One exciting aspect of working in Mergers and Acquisitions is that we are always learning. I had a recent learning experience after a colleague invited me to a meeting of The Association for Corporate Growth (ACG), an organization that provides a networking forum for M&A advisors, corporate growth professionals, private equity, finance, legal and other professional service providers. Over the course of this particular meeting, I met and had interesting conversations with at least a dozen professionals, and agreed to follow up with several of them. Afterward my host commented to me, “You are so comfortable introducing yourself and making friends with new people; I wish I was an extrovert.”
I was dumbfounded because I have always seen myself as an introvert. I wrote off his observation until I spotted this article last week in Fast Company magazine on the subject of introversion and networking — HOW INTROVERTS CAN NETWORK WITHOUT LOSING THEIR MINDS, a survival guide for making the most of a networking event, or everyday opportunities, as someone who’d rather run the other way.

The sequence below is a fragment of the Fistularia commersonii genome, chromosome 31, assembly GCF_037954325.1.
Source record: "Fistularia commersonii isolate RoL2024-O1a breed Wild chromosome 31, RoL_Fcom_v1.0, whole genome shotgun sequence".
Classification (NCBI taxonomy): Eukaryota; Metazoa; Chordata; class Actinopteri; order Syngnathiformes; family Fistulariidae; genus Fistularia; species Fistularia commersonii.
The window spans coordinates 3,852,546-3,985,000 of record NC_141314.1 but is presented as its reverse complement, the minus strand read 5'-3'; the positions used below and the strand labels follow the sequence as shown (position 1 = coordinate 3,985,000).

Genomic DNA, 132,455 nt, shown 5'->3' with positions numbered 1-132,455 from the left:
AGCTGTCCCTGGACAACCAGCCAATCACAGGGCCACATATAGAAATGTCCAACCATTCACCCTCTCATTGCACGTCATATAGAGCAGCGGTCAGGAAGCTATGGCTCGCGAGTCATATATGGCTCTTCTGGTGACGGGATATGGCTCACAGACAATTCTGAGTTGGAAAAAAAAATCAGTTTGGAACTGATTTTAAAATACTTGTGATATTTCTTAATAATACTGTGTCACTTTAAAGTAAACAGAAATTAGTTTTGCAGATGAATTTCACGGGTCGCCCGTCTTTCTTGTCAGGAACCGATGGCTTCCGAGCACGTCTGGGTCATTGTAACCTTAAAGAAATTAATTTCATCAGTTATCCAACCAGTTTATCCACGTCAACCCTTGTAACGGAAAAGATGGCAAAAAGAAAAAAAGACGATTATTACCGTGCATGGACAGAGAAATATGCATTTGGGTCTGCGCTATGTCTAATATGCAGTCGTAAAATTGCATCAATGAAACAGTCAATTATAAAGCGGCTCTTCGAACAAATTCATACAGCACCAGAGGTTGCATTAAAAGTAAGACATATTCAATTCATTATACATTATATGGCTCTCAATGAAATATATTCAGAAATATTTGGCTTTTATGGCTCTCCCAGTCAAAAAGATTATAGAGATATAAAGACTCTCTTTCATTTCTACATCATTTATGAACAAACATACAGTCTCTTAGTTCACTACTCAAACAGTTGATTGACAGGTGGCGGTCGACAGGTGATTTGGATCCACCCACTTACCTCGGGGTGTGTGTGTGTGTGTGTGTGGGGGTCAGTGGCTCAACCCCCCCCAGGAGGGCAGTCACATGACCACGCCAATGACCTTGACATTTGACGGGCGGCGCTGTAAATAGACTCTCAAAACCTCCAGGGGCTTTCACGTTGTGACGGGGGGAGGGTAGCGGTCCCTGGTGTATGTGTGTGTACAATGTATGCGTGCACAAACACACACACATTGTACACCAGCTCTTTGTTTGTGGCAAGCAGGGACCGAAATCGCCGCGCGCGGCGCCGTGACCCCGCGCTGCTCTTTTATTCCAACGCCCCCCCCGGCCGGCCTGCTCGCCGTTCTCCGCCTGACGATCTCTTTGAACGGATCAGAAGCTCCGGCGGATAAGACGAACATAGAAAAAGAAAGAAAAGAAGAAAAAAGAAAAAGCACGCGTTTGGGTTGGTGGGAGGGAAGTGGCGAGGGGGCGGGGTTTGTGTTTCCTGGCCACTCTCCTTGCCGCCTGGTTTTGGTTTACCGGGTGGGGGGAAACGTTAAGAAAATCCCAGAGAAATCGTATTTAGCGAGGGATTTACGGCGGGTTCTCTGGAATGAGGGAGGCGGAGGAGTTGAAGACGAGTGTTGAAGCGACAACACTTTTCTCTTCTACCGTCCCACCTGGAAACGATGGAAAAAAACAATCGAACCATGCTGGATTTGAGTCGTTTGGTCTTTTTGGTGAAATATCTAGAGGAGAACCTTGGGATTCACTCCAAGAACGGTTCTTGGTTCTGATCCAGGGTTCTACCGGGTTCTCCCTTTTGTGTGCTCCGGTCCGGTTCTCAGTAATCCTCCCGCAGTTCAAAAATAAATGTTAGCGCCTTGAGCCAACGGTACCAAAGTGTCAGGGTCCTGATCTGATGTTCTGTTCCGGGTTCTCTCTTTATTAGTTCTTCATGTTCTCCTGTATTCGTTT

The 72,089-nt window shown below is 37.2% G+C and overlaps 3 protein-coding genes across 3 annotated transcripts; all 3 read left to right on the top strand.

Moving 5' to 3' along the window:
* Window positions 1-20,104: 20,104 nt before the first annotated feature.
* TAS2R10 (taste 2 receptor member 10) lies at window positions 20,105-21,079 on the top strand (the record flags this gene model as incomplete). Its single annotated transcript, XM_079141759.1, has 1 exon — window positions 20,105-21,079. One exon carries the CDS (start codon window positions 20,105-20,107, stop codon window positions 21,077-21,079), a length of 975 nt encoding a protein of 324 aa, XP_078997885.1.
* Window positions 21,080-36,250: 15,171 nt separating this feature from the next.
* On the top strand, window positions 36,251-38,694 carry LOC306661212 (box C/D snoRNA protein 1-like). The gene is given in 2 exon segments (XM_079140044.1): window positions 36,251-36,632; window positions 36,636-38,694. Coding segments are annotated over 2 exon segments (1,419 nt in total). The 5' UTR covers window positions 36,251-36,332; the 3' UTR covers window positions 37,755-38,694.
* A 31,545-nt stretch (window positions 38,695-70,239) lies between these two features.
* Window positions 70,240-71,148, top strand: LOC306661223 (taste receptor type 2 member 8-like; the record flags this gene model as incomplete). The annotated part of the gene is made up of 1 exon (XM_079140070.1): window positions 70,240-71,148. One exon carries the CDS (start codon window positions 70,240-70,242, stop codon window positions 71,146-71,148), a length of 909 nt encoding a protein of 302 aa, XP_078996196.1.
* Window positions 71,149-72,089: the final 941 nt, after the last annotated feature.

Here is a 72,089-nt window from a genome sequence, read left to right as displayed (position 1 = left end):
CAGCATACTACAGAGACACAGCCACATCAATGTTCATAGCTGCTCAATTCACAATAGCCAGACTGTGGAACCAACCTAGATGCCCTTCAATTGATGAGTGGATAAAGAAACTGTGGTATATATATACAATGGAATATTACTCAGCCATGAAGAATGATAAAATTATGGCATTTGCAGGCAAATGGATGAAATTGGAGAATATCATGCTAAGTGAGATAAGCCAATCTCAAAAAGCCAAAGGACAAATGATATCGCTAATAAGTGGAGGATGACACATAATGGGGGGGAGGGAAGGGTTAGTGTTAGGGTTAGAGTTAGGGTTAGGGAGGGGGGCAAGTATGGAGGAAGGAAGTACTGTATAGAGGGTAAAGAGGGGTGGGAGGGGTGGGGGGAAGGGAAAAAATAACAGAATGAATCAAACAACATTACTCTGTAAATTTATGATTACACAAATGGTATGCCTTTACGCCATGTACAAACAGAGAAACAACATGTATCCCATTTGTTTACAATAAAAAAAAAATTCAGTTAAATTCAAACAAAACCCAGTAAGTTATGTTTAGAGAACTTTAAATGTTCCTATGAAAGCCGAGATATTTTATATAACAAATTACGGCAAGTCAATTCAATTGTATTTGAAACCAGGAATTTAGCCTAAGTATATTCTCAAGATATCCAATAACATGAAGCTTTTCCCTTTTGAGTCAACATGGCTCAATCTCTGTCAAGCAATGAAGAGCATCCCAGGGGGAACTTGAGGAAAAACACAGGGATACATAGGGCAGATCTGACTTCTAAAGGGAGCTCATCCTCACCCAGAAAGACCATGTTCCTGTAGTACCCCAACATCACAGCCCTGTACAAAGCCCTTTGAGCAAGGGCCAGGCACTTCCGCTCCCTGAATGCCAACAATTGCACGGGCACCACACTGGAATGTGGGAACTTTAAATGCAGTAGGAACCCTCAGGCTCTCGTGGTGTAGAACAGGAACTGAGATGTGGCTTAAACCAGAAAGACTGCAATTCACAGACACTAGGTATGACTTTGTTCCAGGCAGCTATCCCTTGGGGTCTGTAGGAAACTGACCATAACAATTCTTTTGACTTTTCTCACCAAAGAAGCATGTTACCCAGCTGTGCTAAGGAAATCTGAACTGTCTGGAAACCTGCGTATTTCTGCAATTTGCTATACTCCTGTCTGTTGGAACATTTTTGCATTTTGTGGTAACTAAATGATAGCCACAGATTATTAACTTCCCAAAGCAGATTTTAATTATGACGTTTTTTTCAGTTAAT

My main take away from the article was that “introvert” and “extrovert” ARE NOT necessarily synonymous with “shy” and “outgoing.” According to the author, shyness is a fear of negative judgment, while introversion is simply a preference for quiet, minimally stimulating environments. Extroverts on the other hand recharge their batteries by interacting with other people in highly social environments. Read the entire Fast Company article here.
Now I place myself at the center of the introvert-extrovert continuum. When I’m not working I like my solitude, and spending time with family and close friends. In my work I thoroughly enjoy connecting with people one on one and making new friends. I love hearing their stories, learning about their services and the types of projects they are involved in, and understanding their perspectives. I also like to connect people and help out where I can.
Networking is an essential proclivity for M&A brokers. My bigger challenge, like a lot of busy professionals, is serving clients AND finding time to network. Now back to work!
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